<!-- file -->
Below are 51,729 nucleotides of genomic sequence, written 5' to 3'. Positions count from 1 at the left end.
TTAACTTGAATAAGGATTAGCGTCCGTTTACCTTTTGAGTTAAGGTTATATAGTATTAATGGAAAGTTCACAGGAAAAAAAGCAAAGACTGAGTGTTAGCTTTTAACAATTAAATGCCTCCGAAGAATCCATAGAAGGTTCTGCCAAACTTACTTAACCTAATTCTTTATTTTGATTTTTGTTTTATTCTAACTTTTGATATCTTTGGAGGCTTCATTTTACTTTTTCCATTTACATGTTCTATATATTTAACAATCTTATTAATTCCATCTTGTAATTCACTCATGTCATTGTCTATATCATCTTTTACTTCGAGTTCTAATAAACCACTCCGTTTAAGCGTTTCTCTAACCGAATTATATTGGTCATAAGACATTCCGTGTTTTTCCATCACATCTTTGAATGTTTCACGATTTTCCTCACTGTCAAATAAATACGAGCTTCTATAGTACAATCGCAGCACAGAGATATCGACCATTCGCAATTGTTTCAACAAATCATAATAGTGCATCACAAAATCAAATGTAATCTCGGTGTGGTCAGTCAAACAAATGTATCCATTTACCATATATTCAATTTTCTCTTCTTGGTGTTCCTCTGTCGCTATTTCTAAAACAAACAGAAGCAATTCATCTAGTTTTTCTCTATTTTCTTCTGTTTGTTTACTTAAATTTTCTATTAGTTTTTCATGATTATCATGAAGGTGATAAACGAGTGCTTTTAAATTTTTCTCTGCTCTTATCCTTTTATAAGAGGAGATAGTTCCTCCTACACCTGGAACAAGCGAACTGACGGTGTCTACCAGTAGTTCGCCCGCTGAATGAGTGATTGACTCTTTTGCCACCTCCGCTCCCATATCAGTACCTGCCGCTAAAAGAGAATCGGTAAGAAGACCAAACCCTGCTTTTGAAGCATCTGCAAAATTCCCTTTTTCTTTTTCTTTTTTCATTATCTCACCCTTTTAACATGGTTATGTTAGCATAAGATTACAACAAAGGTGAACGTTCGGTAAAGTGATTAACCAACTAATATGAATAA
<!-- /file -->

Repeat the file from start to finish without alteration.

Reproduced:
Below are 51,729 nucleotides of genomic sequence, written 5' to 3'. Positions count from 1 at the left end.
TTAACTTGAATAAGGATTAGCGTCCGTTTACCTTTTGAGTTAAGGTTATATAGTATTAATGGAAAGTTCACAGGAAAAAAAGCAAAGACTGAGTGTTAGCTTTTAACAATTAAATGCCTCCGAAGAATCCATAGAAGGTTCTGCCAAACTTACTTAACCTAATTCTTTATTTTGATTTTTGTTTTATTCTAACTTTTGATATCTTTGGAGGCTTCATTTTACTTTTTCCATTTACATGTTCTATATATTTAACAATCTTATTAATTCCATCTTGTAATTCACTCATGTCATTGTCTATATCATCTTTTACTTCGAGTTCTAATAAACCACTCCGTTTAAGCGTTTCTCTAACCGAATTATATTGGTCATAAGACATTCCGTGTTTTTCCATCACATCTTTGAATGTTTCACGATTTTCCTCACTGTCAAATAAATACGAGCTTCTATAGTACAATCGCAGCACAGAGATATCGACCATTCGCAATTGTTTCAACAAATCATAATAGTGCATCACAAAATCAAATGTAATCTCGGTGTGGTCAGTCAAACAAATGTATCCATTTACCATATATTCAATTTTCTCTTCTTGGTGTTCCTCTGTCGCTATTTCTAAAACAAACAGAAGCAATTCATCTAGTTTTTCTCTATTTTCTTCTGTTTGTTTACTTAAATTTTCTATTAGTTTTTCATGATTATCATGAAGGTGATAAACGAGTGCTTTTAAATTTTTCTCTGCTCTTATCCTTTTATAAGAGGAGATAGTTCCTCCTACACCTGGAACAAGCGAACTGACGGTGTCTACCAGTAGTTCGCCCGCTGAATGAGTGATTGACTCTTTTGCCACCTCCGCTCCCATATCAGTACCTGCCGCTAAAAGAGAATCGGTAAGAAGACCAAACCCTGCTTTTGAAGCATCTGCAAAATTCCCTTTTTCTTTTTCTTTTTTCATTATCTCACCCTTTTAACATGGTTATGTTAGCATAAGATTACAACAAAGGTGAACGTTCGGTAAAGTGATTAACCAACTAATATGAATAA